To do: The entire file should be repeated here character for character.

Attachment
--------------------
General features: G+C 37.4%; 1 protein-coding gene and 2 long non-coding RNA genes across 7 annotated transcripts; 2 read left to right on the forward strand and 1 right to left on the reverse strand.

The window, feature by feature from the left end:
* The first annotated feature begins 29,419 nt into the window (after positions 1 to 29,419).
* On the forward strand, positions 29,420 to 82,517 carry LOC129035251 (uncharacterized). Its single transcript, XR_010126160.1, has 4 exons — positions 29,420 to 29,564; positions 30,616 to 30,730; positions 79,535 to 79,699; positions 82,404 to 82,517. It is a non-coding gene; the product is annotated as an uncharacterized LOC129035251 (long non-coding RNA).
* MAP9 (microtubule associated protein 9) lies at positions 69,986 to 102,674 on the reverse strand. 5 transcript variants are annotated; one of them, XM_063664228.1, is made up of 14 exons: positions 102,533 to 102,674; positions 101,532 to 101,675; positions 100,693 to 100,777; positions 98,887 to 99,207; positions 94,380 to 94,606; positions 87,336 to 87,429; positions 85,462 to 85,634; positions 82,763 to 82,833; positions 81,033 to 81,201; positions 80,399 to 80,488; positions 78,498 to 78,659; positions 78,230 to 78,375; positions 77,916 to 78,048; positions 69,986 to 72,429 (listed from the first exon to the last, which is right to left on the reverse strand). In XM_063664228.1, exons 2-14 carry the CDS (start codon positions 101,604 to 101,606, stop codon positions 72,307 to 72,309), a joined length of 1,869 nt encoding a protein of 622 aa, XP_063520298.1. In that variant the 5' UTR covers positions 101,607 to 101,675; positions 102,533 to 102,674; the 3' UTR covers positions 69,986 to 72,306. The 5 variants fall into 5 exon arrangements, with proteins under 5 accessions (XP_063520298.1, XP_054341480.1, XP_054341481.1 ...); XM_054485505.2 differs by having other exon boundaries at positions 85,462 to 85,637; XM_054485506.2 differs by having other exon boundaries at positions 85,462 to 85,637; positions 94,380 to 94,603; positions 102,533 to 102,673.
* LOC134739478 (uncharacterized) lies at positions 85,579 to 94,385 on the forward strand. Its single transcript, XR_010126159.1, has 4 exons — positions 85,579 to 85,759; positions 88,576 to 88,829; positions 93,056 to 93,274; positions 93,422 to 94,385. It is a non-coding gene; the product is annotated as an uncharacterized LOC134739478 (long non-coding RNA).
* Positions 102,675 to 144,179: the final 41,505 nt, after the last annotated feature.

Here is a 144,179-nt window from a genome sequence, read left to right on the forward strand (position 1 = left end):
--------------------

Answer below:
General features: G+C 37.4%; 1 protein-coding gene and 2 long non-coding RNA genes across 7 annotated transcripts; 2 read left to right on the forward strand and 1 right to left on the reverse strand.

The window, feature by feature from the left end:
* The first annotated feature begins 29,419 nt into the window (after positions 1 to 29,419).
* On the forward strand, positions 29,420 to 82,517 carry LOC129035251 (uncharacterized). Its single transcript, XR_010126160.1, has 4 exons — positions 29,420 to 29,564; positions 30,616 to 30,730; positions 79,535 to 79,699; positions 82,404 to 82,517. It is a non-coding gene; the product is annotated as an uncharacterized LOC129035251 (long non-coding RNA).
* MAP9 (microtubule associated protein 9) lies at positions 69,986 to 102,674 on the reverse strand. 5 transcript variants are annotated; one of them, XM_063664228.1, is made up of 14 exons: positions 102,533 to 102,674; positions 101,532 to 101,675; positions 100,693 to 100,777; positions 98,887 to 99,207; positions 94,380 to 94,606; positions 87,336 to 87,429; positions 85,462 to 85,634; positions 82,763 to 82,833; positions 81,033 to 81,201; positions 80,399 to 80,488; positions 78,498 to 78,659; positions 78,230 to 78,375; positions 77,916 to 78,048; positions 69,986 to 72,429 (listed from the first exon to the last, which is right to left on the reverse strand). In XM_063664228.1, exons 2-14 carry the CDS (start codon positions 101,604 to 101,606, stop codon positions 72,307 to 72,309), a joined length of 1,869 nt encoding a protein of 622 aa, XP_063520298.1. In that variant the 5' UTR covers positions 101,607 to 101,675; positions 102,533 to 102,674; the 3' UTR covers positions 69,986 to 72,306. The 5 variants fall into 5 exon arrangements, with proteins under 5 accessions (XP_063520298.1, XP_054341480.1, XP_054341481.1 ...); XM_054485505.2 differs by having other exon boundaries at positions 85,462 to 85,637; XM_054485506.2 differs by having other exon boundaries at positions 85,462 to 85,637; positions 94,380 to 94,603; positions 102,533 to 102,673.
* LOC134739478 (uncharacterized) lies at positions 85,579 to 94,385 on the forward strand. Its single transcript, XR_010126159.1, has 4 exons — positions 85,579 to 85,759; positions 88,576 to 88,829; positions 93,056 to 93,274; positions 93,422 to 94,385. It is a non-coding gene; the product is annotated as an uncharacterized LOC134739478 (long non-coding RNA).
* Positions 102,675 to 144,179: the final 41,505 nt, after the last annotated feature.

Here is a 144,179-nt window from a genome sequence, read left to right on the forward strand (position 1 = left end):